Patterns of movement and habitat use by leafy seadragons tracked ultrasonically
MetadataShow full item record
Nine adult leafy seadragons Phycodurus eques were tracked using ultrasonic telemetry for between 2-10 days around West Island, Australia. All fish except one moved within well-defined home ranges of up to 5 ha (using minimum convex polygon method). Short bursts of movement (at average velocities of 2-17 m h1) punctuated long periods (up to 68 h) without movement. The exceptional fish moved almost in a straight line away from its tagging location near the end of the tracking period, at a maximum velocity of 146 m h1. There was no constant diel pattern in movements; some fish moved more at night, others during the day. The time leafy seadragons spent over particular habitats compared to the area of those habitats available at the study site was greater for Posidonia seagrass, about as expected for kelp-covered reefs and bare sand patches, and less than expected for Amphibolis seagrass and boulders covered with brown algae. In searching for tagging effects, a comparison of movement immediately after tagging showed no difference with subsequent movements for most fish. The lack of tagging effect may be because the transmitter can be attached to the bony appendages away from the body of the fish. There was no sign of damage to fish upon removal of transmitters after tracking.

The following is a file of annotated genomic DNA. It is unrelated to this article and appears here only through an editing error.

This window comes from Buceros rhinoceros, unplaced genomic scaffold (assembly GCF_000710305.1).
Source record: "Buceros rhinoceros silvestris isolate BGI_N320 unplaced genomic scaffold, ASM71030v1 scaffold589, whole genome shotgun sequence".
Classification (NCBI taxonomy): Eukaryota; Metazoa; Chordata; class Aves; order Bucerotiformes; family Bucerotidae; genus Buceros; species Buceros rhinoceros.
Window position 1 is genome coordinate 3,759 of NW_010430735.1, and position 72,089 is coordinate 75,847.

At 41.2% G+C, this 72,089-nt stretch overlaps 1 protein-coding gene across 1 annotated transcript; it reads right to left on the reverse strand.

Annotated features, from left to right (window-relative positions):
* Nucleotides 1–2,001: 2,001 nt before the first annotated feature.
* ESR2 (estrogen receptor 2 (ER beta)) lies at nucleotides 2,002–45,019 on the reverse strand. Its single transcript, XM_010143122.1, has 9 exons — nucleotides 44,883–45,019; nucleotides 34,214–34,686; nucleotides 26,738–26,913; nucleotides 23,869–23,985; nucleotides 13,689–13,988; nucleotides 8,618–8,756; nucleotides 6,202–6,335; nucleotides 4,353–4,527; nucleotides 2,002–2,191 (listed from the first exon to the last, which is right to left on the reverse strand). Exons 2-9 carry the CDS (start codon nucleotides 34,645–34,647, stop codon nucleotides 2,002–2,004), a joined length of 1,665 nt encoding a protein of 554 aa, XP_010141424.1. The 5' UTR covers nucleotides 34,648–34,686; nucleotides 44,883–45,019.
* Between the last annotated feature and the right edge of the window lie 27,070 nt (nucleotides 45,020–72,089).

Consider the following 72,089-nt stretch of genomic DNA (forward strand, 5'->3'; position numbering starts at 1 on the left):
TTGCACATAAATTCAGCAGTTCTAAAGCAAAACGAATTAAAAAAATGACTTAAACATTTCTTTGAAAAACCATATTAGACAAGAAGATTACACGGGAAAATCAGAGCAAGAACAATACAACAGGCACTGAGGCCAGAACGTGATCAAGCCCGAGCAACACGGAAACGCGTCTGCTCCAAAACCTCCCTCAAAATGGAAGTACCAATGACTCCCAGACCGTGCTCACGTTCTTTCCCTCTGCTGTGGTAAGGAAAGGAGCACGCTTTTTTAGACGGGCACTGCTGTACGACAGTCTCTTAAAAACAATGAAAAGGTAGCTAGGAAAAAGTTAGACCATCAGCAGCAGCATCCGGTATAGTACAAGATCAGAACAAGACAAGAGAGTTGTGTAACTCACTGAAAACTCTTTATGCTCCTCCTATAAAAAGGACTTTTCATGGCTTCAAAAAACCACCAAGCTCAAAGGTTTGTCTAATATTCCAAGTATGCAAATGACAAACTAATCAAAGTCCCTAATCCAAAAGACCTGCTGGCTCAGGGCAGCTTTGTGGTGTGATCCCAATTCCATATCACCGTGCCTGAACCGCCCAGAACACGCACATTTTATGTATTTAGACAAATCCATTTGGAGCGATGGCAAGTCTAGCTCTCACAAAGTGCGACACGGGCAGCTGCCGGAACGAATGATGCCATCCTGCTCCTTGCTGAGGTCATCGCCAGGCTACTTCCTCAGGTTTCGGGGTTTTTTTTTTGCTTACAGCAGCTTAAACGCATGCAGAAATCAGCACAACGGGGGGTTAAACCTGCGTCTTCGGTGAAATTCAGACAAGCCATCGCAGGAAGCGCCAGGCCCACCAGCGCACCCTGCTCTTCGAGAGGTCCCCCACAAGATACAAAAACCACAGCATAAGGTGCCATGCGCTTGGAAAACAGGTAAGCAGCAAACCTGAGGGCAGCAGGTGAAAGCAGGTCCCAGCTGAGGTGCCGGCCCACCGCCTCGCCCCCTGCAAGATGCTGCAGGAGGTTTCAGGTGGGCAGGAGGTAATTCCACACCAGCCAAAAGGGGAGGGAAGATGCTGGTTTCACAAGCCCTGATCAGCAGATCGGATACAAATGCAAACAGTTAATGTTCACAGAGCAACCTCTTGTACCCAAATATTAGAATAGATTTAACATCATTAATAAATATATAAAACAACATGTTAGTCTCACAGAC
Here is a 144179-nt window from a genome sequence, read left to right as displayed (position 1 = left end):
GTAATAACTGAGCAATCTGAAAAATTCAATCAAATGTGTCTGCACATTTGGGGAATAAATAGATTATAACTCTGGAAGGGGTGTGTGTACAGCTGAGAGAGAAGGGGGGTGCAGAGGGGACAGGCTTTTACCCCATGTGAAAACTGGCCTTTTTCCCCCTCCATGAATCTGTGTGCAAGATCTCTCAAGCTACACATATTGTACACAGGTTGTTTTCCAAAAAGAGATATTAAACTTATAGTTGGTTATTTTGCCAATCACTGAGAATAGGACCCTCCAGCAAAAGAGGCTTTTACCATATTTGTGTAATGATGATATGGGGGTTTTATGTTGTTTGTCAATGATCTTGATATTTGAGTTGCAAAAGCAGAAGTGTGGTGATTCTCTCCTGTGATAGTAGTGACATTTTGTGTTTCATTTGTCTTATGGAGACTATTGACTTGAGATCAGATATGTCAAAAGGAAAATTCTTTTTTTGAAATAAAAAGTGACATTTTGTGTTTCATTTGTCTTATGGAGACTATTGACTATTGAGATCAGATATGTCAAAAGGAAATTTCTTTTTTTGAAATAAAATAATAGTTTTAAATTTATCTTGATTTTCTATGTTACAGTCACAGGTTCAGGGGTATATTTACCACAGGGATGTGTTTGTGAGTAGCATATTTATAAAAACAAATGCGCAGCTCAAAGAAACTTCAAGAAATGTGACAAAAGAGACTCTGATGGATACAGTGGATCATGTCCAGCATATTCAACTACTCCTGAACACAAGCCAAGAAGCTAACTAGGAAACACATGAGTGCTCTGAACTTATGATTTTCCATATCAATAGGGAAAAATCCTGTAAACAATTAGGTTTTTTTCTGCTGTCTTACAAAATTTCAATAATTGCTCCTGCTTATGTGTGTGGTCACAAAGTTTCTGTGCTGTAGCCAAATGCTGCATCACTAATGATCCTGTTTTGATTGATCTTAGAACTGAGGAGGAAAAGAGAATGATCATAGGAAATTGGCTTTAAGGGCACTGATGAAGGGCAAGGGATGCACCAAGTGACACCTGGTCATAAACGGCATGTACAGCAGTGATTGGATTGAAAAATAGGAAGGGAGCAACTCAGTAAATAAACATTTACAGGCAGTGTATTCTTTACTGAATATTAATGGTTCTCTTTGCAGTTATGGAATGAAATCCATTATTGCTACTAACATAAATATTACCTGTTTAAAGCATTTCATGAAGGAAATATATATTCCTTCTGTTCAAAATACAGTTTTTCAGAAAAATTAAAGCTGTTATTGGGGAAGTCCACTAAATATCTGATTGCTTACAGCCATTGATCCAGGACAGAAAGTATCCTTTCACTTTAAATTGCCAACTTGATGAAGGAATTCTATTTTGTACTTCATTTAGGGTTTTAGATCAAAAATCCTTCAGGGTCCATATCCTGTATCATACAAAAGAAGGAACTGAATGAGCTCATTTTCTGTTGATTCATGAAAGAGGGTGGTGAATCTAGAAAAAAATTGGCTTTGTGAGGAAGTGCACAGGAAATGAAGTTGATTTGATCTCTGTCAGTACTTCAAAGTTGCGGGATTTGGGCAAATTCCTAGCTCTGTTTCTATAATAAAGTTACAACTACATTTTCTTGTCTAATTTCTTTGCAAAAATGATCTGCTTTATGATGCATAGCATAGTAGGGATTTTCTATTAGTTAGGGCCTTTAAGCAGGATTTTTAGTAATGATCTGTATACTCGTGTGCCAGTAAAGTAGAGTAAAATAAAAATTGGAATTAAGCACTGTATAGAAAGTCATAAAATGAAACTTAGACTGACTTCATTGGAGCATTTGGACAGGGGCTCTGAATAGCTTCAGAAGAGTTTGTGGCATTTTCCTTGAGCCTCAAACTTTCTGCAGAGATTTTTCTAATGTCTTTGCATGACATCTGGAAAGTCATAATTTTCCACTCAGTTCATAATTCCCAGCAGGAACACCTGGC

Journal of Fish Biology
© 2002 Blackwell Publishing. The definitive version is available at [www.blackwell-synergy.com.]